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Is that the telephone? No, its the snare drum!

Discussion in 'Drums' started by T-Slice, Apr 8, 2005.

  1. T-Slice

    T-Slice Guest

    I sometimes battle with a ringing in the snare. I have been reading a lot about drum tuning. What is it that makes the drum ring like so? Are the heads too loose, too tight, not broken in enough? I just don't know...
    I can't very succesfully EQ it out. It's all over the frequency spectrum, but it seems to be around 700Hz that is most anoying.
    I would like to prevent that horrible sound from ever entering the mic, how can I do this?
     
  2. Church

    Church Guest

    It probably has a lot to do with your room acoustics. If you are using new heads, and they are tuned properly, then you can bet it has something to do with the actual room the drums are in. If so, just get used to EQ-ing it out.

    Generally, though, properly tuned NEW drum heads won't do this.

    -Church
     
  3. David French

    David French Well-Known Member

    Damping pehaps? Try taping a wallet to the head.
     
  4. Kurt Foster

    Kurt Foster Distinguished Member

    David,
    You rock.:cool: I was going to say that! Try it, it works!

    PS a leather wallet works best.
     
  5. bounce

    bounce Guest

    hey hey hey. i've been playing drums since 1823 and the absolute coolest thing i've found is this stuff called "moon gel." it's less than ten bucks and will come with 4 small gels that are kinda gooey like dried jello but stick just enough and can be placed anywhere on the drum. they take out only the resonances you want to remove and leave the sound of the drum intact. excellent stuff. i use them in my studio and others. highly recommended.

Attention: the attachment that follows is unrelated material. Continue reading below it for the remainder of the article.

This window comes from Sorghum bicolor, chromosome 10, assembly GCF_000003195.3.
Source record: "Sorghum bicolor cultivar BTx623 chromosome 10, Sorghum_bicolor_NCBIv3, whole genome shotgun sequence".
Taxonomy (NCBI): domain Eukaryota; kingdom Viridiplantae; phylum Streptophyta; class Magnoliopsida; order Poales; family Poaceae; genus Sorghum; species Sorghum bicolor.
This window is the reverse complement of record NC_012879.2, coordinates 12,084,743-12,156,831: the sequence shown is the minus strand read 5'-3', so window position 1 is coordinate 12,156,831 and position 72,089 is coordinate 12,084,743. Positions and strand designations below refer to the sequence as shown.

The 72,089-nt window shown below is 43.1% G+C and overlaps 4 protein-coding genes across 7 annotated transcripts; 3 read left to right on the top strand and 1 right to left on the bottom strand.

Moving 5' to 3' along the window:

(the first studio i recorded in broke out the maxi pads! -built in adhesive: )

    do a google search on "moon gel drums"

    mckay
     
  6. T-Slice

    T-Slice Guest

    All Right!
    Moon Gels sounds good to me!
    Maxi pads sounds even better for my budget¡
    Thanks A Lot!
     
  7. Kurt Foster

    Kurt Foster Distinguished Member

    I use Moon Gel too ..and it's great for toms and even the kick sometimes but I swear, for snare drums a leather wallet works a lot better. It won't hurt to try ...
     
  8. TheArchitect

    TheArchitect Active Member

    Doesn't that get awfully dead though? A zero ring or Moon gel is the most I would ever want to use. The resonance of the head/shell is the whole point of using acoustic kits. If you take that away you might as well use samples. Having said that, it does take a LOT of work to get everything sounding good sometimes and when the client is paying sometimes you do what you have to.

    I guess what I am asking is, is that the go to technique or the "we gotta get the session rolling" fall back plan?
     
  9. Bobby Yarrow

    Bobby Yarrow Guest